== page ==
Types Of Wood Rot

Dry Rot
Dry Rot

Dry rot is a type of wood decay caused by fungi that consume the components of the wood that provide the wood strength and stiffness. It was previously used to characterize any decay of cured wood in ships and buildings by a fungus resulting in a darkly colored degraded and cracked state.

Dry rot is also referred to as brown rot decay which deteriorates timber in buildings and other wooden structures without an obvious source of moisture. It is the most common type of wood rot, and usually appears in humid conditions, which can lead to fungal growth.

Dry rot caused by fungi can make the wood to break and collapse when touched. Wood decay has a distinct smell, even if you can’t tell by touch or sight.

There are four main stages of the life-cycle of dry rot. Dry rot starts as a microscopic spore that can resemble fine orange dust in high enough concentrations. If the spores are exposed to enough moisture, fine white strands known as hyphae will begin to form. The hyphae will eventually form a large mass known as mycelium as they germinate. Fruiting bodies release fresh spores into the surrounding air. This is the final stage.

Serpula lacrymans and Meruliporia incrassata are both fungus that require an elevated moisture content (28–30%) to begin attacking wood. The fungi can survive in wood with a moisture content of more than 20% once they’ve established themselves.

Dry rot spreads swiftly and consumes a complete structure in a short span of time due to the low moisture content of the wood.

If wood is left untreated, dry rot can appear anywhere. When this happens, the fungi begin to grow and degrade the wood, reducing the grains and turning them brown in color.

Wet Rot
Wet Rot

Another type of wood rot is called wet rot. Wet rot is caused by water damage that develops gradually over time, such as leaking pipes or penetrating damp produced by moisture in the air.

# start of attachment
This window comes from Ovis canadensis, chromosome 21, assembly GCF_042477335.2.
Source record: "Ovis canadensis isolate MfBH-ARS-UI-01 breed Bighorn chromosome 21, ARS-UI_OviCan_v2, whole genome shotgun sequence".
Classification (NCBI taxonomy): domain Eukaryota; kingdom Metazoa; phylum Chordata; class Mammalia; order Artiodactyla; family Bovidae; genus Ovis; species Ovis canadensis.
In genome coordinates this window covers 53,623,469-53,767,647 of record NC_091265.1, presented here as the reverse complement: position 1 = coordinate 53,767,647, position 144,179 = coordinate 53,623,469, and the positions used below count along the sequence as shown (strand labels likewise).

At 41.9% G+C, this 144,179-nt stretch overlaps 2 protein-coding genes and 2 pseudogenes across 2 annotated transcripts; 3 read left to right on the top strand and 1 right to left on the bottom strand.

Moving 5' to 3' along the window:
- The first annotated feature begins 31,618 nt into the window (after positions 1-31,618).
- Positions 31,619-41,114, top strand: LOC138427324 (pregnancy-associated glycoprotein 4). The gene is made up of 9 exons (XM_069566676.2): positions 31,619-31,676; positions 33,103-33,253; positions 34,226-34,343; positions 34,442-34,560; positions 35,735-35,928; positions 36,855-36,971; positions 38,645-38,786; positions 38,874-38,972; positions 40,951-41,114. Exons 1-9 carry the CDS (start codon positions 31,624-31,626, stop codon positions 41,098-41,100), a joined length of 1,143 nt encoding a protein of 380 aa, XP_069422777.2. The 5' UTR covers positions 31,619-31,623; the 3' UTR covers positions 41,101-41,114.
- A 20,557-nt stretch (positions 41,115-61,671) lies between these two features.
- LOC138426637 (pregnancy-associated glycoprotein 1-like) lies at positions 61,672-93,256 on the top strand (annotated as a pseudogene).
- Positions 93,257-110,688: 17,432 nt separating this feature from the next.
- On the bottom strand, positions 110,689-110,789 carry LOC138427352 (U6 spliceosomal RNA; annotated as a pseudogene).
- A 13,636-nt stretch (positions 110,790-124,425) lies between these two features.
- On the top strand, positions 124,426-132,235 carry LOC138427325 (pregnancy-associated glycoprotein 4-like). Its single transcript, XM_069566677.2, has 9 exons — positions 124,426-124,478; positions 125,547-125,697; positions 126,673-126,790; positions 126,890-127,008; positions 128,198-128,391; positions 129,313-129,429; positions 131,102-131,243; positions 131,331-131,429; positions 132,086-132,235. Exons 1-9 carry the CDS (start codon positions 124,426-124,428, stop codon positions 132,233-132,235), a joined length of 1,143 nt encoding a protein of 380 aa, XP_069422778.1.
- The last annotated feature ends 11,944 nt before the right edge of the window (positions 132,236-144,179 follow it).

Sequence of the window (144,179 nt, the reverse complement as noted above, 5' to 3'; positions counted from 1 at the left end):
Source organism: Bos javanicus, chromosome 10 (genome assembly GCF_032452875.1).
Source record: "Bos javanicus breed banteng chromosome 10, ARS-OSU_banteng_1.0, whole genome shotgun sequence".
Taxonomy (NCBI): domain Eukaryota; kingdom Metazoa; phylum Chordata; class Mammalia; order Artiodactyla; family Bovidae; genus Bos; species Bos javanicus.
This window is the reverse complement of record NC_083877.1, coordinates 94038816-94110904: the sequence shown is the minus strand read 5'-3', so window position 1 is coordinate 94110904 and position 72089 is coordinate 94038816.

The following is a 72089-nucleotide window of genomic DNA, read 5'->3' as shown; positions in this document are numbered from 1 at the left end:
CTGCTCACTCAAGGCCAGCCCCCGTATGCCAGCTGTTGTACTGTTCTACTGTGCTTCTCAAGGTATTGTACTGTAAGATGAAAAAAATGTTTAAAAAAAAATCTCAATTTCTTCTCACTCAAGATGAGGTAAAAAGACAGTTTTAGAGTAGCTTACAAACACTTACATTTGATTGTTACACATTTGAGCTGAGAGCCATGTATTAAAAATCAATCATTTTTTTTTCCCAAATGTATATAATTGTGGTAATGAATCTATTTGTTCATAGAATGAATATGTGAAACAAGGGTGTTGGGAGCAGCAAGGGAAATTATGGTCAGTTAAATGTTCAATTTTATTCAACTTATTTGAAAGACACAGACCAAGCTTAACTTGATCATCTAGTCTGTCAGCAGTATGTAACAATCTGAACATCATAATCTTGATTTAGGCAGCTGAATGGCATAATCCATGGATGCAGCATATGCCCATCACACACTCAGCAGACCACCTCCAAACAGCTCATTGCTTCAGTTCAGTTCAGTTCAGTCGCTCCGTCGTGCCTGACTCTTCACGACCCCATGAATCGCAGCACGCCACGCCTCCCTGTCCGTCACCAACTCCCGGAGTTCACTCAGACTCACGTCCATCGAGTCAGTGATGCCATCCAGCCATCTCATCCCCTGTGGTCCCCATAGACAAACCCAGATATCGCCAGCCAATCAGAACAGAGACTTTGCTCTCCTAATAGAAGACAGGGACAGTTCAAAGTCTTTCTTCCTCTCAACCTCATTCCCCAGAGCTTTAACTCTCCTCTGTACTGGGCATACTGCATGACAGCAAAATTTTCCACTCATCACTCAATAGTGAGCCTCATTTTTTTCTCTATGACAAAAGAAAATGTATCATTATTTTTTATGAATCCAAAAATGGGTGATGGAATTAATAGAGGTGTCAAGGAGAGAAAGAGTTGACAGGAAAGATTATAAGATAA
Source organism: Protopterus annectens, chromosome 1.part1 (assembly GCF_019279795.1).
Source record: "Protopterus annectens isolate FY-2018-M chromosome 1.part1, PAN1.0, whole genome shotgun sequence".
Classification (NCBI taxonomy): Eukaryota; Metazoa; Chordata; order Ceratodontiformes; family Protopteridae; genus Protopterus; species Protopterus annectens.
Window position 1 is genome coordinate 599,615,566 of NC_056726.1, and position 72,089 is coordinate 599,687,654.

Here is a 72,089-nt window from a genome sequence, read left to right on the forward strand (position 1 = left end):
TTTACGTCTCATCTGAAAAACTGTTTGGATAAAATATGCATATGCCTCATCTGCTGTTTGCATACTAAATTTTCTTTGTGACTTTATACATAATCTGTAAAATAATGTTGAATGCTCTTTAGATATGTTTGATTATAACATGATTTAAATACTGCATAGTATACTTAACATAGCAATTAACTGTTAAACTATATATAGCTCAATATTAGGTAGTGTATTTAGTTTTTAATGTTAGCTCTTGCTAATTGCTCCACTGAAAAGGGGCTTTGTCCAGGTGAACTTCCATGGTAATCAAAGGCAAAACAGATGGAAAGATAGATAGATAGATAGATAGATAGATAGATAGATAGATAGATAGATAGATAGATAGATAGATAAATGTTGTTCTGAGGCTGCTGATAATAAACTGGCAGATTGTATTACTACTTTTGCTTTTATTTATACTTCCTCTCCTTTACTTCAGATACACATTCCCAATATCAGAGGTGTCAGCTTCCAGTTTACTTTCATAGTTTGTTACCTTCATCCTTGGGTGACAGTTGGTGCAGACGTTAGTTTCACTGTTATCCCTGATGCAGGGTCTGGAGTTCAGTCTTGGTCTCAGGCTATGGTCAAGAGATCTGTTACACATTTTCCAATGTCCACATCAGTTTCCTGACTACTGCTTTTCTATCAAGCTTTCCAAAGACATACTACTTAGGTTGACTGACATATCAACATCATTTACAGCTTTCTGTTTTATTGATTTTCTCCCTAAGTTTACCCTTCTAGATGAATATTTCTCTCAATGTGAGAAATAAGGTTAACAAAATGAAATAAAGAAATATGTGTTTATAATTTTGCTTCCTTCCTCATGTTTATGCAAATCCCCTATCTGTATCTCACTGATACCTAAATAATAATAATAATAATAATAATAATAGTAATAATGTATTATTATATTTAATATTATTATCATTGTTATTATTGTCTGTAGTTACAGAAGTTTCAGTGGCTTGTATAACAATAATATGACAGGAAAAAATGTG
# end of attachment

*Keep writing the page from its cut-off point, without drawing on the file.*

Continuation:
The appearance of the wood will turn significantly darker and spongy as a result of wet rot. It is possible that pieces of the wood will break off.

The signs of wet rot are soft, spongy texture wood, cracks in the wood, discolored wood, and damp odor.

Unlike dry rot, wet rot is more localized and does not spread quickly. Once it’s been identified, it will be easy to treat and repair. Once you find the signs of wet rot in your home, you should treat it right away.

Repairing Rotted Wood

Unless all of the decaying wood and spores are removed, dry rot can be difficult to repair. Rotten wood portions can sometimes be treated with special epoxy formulas that fill in the damaged wood’s channels, eliminating the rot and enhancing structural integrity. However, unless the epoxy application is made to shed water, this type of repair might actually encourage rot in wood in exterior service.

If the structural damage is close to collapsing and placing your loved ones or you in danger, it is advised to have it inspected by a professional, and have it repaired it as soon as possible.

Termite Damage And Wood Rot Prevention

  1. If you are planning to build a house made of wood, it is best to get the right type of wood. Mahogany and teak are great choices. If you cannot afford costly hardwood, pressure-treated wood is your next best alternative. To protect the wood from moisture, you can treat it with a suitable coating. You may need to use lacquer, varnish, or polyurethane finish depending on the amount of moisture exposure and use.
  2. Any old caulk should be replaced with new caulk. If the paint is peeling, remove it with a sander and repaint the zone. Do not allow water to remain on the wood for an extended period of time.
  3. Make sure there are no cracks or gaps around or near doors or windows.
  4. Repair water leaks and clean waterways like kitchen sinks and gutters to avoid water damage from the source of moisture.
  5. It is best to install exhaust fans in the bathroom to keep steam and moisture from soaking into the walls after a warm shower.


With that said, prevention is definitely better than cure. It is important to prevent wood rot and termite damage. The precautions mentioned above should keep termites and fungus from invading your home. However, if you have any concerns about your home being at risk for severe damage from termites and wood rot, it is much better to seek professional assistance. Thank you for reading this post.